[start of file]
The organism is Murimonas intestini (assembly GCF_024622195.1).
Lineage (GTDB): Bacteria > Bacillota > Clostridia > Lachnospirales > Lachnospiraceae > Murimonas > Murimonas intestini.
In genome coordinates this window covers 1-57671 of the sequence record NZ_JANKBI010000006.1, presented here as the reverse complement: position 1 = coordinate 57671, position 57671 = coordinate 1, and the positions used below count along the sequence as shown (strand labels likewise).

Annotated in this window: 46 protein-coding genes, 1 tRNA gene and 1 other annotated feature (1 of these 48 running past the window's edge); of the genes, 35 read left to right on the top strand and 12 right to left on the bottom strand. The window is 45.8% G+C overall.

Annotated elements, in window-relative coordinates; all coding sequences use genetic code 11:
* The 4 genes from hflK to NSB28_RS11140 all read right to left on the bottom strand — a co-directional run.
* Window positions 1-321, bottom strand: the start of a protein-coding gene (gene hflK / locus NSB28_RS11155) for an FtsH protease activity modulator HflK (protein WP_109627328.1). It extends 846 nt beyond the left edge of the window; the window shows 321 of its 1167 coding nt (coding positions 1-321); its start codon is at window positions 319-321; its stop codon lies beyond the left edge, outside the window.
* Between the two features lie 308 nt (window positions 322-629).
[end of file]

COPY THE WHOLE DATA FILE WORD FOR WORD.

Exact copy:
The organism is Murimonas intestini (assembly GCF_024622195.1).
Lineage (GTDB): Bacteria > Bacillota > Clostridia > Lachnospirales > Lachnospiraceae > Murimonas > Murimonas intestini.
In genome coordinates this window covers 1-57671 of the sequence record NZ_JANKBI010000006.1, presented here as the reverse complement: position 1 = coordinate 57671, position 57671 = coordinate 1, and the positions used below count along the sequence as shown (strand labels likewise).

Annotated in this window: 46 protein-coding genes, 1 tRNA gene and 1 other annotated feature (1 of these 48 running past the window's edge); of the genes, 35 read left to right on the top strand and 12 right to left on the bottom strand. The window is 45.8% G+C overall.

Annotated elements, in window-relative coordinates; all coding sequences use genetic code 11:
* The 4 genes from hflK to NSB28_RS11140 all read right to left on the bottom strand — a co-directional run.
* Window positions 1-321, bottom strand: the start of a protein-coding gene (gene hflK / locus NSB28_RS11155) for an FtsH protease activity modulator HflK (protein WP_109627328.1). It extends 846 nt beyond the left edge of the window; the window shows 321 of its 1167 coding nt (coding positions 1-321); its start codon is at window positions 319-321; its stop codon lies beyond the left edge, outside the window.
* Between the two features lie 308 nt (window positions 322-629).